David A. Bednar draws parallels between miracles in 1846 and in 2020. Covenants made in the temple are worth sacrifice and provide strength.
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I am grateful to gather with you today in this Brigham Young University devotional. Susan and I love you and have looked forward to this occasion with great anticipation for many weeks.
I am pleased to bring to you the love and blessings of President Russell M. Nelson, President Dallin H. Oaks, President Henry B. Eyring, and all of my associates in the Quorum of the Twelve Apostles. We love and pray for you, and we appreciate your prayers for us.
I do not know the exact number of devotionals like this one that I attended during my years as a student on the BYU campus. But I do know and am grateful for the lasting impact that the messages I heard have had upon my life. I encourage you to take advantage of every opportunity to receive spiritual nourishment from the faithful men and women who are invited to speak in your campus devotionals.
I pray for the companionship, help, and edifying power of the Holy Ghost for all of us as I share my thoughts with you.
The Nauvoo Exodus
Today is January 19, 2021. Almost exactly 175 years ago, on February 4, 1846, Charles Shumway ferried across the Mississippi River and started the westward migration of Latter-day Saints from Nauvoo, Illinois. For three weeks in frigid temperatures, wagons ferried across the river, often steering clear of large ice chunks. After Charles C. Rich walked across the Mississippi on February 25, scores of additional refugees crossed the river on solid ice.1 The winter phase of this mass exodus was directed by President Brigham Young—the well-known Camp of Israel trek across Iowa involving approximately 3,000 Saints.
The spring phase of the exodus included three large waves of refugees departing Nauvoo and involved more than 10,000 Saints—triple the number in the winter departure.
The fall phase of the exodus included about 700 Saints who were forced from Nauvoo at gunpoint.
The winter withdrawal from Nauvoo in particular caused unimaginable hardship for these faithful Latter-day Saints, and many sought shelter in camps along the Mississippi River. When word reached Brigham Young at Winter Quarters about the condition of these exiles, he immediately sent a letter across the river to Council Point encouraging the brethren to help—reminding them of the covenant made in the Nauvoo Temple. He counseled: “Now is the time for labor. Let the fire of the covenant which you made in the house of the Lord burn in your hearts, like flame unquenchable.”2 Within days, wagons were rolling eastward to rescue the struggling Saints.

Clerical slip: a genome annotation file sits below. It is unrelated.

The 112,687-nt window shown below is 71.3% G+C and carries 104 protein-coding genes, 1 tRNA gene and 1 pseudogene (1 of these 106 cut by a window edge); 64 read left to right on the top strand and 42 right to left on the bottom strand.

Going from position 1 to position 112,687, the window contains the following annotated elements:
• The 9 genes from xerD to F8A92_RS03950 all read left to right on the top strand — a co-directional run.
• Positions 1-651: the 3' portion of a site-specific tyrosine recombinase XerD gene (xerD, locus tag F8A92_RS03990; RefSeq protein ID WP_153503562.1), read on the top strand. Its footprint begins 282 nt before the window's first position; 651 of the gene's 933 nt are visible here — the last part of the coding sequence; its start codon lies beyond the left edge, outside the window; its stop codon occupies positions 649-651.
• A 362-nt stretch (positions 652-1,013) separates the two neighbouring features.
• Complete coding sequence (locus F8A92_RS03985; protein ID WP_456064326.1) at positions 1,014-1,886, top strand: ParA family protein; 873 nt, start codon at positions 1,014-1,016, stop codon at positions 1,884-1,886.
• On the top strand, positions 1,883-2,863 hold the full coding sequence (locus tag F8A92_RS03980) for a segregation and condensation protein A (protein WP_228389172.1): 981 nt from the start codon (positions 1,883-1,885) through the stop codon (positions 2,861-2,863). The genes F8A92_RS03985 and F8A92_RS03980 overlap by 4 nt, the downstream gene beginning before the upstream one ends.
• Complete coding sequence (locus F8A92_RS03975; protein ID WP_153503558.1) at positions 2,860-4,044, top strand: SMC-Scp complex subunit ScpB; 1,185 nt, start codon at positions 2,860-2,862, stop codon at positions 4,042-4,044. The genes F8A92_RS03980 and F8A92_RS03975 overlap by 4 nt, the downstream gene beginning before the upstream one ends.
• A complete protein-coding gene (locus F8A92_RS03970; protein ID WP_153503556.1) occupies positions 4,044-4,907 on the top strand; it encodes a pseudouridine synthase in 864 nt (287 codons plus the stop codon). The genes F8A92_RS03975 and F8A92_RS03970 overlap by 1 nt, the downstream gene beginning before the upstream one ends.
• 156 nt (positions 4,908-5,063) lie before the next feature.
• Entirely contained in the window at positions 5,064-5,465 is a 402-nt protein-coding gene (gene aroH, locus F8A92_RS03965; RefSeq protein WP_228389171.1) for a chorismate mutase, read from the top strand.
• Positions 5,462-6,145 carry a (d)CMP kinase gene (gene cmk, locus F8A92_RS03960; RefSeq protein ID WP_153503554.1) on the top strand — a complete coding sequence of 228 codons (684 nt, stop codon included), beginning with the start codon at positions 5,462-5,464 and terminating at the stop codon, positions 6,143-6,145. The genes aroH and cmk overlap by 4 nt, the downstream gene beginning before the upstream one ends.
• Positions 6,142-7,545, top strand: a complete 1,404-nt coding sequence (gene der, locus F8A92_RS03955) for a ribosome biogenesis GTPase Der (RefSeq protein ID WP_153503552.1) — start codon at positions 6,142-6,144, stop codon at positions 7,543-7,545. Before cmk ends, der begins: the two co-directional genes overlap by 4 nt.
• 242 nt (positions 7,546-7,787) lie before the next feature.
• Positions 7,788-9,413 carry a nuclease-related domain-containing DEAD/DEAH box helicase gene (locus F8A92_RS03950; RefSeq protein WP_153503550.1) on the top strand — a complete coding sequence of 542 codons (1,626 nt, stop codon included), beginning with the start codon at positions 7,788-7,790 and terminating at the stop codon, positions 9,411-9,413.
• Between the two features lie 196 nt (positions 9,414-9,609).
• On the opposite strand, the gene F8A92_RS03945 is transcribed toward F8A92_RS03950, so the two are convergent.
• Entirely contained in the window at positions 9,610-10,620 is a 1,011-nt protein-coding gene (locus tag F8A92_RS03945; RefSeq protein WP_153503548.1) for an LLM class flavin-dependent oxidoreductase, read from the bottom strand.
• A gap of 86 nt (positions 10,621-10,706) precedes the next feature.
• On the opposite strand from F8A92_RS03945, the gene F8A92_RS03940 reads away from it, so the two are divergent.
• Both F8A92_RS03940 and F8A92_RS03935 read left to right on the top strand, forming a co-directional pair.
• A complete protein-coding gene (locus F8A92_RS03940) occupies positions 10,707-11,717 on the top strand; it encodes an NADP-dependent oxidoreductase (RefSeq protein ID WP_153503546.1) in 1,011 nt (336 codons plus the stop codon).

What was it that gave those early Church members such strength? What fueled their devotion and enabled them to press forward in overwhelmingly adverse conditions? It was the fire of the temple covenants and ordinances that burned in their hearts. It was their commitment to “worship, and honorably hold a name and standing”3 in the house of the Lord.
President M. Russell Ballard explained:
Sometimes we are tempted to let our lives be governed more by convenience than by covenant. It is not always convenient to live gospel standards and stand up for truth and testify of the Restoration. It usually is not convenient to share the gospel with others. It isn’t always convenient to respond to a calling in the Church, especially one that stretches our abilities. Opportunities to serve others in meaningful ways, as we have covenanted to do, rarely come at convenient times. But there is no spiritual power in living by convenience. The power comes as we keep our covenants. As we look at the lives of these early Saints, we see that their covenants were the primary force in their lives.4
In their extremity, these devoted disciples were keenly aware of their dependence upon God and trusted in Him for deliverance. And I believe they understood that sacred covenants and priesthood ordinances received worthily and remembered continually open the heavenly channels through which we have access to the power of godliness and all of the blessings made available through the Savior’s Atonement…